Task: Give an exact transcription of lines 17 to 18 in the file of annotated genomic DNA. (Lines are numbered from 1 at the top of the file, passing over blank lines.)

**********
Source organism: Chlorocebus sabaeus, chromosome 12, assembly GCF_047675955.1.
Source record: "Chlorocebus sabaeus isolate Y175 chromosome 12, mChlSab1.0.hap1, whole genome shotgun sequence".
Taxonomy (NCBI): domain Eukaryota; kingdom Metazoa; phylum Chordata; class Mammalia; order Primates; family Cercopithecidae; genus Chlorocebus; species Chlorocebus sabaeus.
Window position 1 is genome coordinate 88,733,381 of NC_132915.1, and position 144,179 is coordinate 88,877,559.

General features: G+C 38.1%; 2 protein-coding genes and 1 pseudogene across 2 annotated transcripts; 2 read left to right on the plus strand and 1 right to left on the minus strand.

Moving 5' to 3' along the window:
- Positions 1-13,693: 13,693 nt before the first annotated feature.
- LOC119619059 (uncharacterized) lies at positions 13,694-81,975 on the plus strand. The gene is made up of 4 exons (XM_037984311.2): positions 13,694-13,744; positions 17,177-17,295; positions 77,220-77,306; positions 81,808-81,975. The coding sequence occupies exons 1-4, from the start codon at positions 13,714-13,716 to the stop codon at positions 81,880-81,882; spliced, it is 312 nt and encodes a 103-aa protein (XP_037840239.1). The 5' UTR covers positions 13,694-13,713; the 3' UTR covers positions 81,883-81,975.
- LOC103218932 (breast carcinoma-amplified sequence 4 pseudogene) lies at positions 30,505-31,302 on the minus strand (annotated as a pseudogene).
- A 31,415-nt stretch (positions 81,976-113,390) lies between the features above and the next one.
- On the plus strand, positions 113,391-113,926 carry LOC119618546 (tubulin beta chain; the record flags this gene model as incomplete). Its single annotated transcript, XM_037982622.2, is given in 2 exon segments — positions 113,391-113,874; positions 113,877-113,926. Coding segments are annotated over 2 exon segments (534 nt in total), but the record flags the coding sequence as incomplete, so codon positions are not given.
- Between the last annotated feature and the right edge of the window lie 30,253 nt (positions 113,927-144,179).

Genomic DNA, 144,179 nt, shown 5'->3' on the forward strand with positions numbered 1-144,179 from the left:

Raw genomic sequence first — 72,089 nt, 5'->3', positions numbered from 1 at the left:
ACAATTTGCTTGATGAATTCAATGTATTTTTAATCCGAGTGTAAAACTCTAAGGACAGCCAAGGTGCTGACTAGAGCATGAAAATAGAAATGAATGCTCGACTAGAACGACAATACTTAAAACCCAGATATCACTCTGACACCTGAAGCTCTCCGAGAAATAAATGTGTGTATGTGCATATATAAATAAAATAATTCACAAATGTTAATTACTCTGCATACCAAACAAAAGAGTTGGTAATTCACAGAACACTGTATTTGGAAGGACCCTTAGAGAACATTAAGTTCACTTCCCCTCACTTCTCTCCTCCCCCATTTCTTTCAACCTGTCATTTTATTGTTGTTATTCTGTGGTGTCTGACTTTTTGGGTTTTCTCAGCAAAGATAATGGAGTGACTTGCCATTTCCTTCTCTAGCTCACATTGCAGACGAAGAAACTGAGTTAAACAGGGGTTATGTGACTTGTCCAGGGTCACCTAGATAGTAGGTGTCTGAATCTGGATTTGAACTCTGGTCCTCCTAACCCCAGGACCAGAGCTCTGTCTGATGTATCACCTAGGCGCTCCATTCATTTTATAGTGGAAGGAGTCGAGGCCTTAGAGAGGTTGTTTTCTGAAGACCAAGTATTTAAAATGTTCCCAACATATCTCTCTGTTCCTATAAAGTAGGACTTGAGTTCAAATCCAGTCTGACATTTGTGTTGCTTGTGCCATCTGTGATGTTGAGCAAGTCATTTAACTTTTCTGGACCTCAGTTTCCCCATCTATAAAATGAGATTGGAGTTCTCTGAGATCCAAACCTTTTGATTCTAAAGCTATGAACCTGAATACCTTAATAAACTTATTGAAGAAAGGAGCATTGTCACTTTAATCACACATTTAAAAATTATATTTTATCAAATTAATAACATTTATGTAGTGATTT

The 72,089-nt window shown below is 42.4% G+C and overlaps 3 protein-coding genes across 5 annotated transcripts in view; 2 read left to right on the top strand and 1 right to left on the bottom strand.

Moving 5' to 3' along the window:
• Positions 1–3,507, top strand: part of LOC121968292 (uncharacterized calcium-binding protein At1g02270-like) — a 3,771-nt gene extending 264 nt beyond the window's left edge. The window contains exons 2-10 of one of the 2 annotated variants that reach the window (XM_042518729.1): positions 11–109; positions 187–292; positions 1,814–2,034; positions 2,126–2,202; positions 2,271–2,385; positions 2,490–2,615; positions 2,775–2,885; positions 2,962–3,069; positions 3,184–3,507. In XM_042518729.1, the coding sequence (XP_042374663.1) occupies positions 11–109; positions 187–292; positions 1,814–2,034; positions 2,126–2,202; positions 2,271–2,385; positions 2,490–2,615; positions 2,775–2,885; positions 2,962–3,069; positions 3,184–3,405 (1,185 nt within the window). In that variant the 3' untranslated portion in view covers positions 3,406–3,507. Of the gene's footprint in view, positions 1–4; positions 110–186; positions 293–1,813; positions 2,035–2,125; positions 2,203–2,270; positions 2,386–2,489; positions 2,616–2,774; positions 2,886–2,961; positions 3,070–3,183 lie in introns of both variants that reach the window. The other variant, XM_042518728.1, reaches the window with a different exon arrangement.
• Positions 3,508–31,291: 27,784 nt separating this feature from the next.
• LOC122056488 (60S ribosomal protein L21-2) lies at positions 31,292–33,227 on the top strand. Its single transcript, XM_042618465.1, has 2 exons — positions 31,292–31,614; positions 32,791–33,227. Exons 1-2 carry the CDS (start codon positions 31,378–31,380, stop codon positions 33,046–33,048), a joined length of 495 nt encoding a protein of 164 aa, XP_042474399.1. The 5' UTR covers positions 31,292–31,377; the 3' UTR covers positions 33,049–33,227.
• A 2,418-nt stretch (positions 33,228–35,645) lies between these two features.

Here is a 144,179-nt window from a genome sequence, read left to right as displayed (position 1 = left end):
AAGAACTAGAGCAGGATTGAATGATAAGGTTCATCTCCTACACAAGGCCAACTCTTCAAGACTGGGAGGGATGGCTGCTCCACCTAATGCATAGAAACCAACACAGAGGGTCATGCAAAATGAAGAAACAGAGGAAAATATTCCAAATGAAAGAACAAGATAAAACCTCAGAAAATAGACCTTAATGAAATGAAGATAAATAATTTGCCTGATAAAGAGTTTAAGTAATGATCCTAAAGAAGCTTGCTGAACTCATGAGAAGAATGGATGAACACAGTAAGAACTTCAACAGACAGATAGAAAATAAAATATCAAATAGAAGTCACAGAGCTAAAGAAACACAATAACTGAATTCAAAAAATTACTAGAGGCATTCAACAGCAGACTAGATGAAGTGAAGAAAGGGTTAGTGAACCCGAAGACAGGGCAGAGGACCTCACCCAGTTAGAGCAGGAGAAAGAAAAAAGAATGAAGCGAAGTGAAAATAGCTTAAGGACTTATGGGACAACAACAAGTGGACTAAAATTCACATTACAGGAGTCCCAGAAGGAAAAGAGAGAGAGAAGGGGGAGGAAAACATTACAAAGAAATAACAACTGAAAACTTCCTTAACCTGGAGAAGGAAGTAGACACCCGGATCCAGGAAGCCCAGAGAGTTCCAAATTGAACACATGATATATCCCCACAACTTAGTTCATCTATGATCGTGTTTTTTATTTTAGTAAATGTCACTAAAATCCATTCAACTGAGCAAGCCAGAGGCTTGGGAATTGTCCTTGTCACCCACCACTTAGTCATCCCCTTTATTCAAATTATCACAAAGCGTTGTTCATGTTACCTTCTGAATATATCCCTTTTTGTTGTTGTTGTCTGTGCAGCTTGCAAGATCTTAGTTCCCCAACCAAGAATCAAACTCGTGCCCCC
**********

Moving 5' to 3' along the window:
• Positions 1–3,507, top strand: part of LOC121968292 (uncharacterized calcium-binding protein At1g02270-like) — a 3,771-nt gene extending 264 nt beyond the window's left edge. The window contains exons 2-10 of one of the 2 annotated variants that reach the window (XM_042518729.1): positions 11–109; positions 187–292; positions 1,814–2,034; positions 2,126–2,202; positions 2,271–2,385; positions 2,490–2,615; positions 2,775–2,885; positions 2,962–3,069; positions 3,184–3,507. In XM_042518729.1, the coding sequence (XP_042374663.1) occupies positions 11–109; positions 187–292; positions 1,814–2,034; positions 2,126–2,202; positions 2,271–2,385; positions 2,490–2,615; positions 2,775–2,885; positions 2,962–3,069; positions 3,184–3,405 (1,185 nt within the window). In that variant the 3' untranslated portion in view covers positions 3,406–3,507. Of the gene's footprint in view, positions 1–4; positions 110–186; positions 293–1,813; positions 2,035–2,125; positions 2,203–2,270; positions 2,386–2,489; positions 2,616–2,774; positions 2,886–2,961; positions 3,070–3,183 lie in introns of both variants that reach the window. The other variant, XM_042518728.1, reaches the window with a different exon arrangement.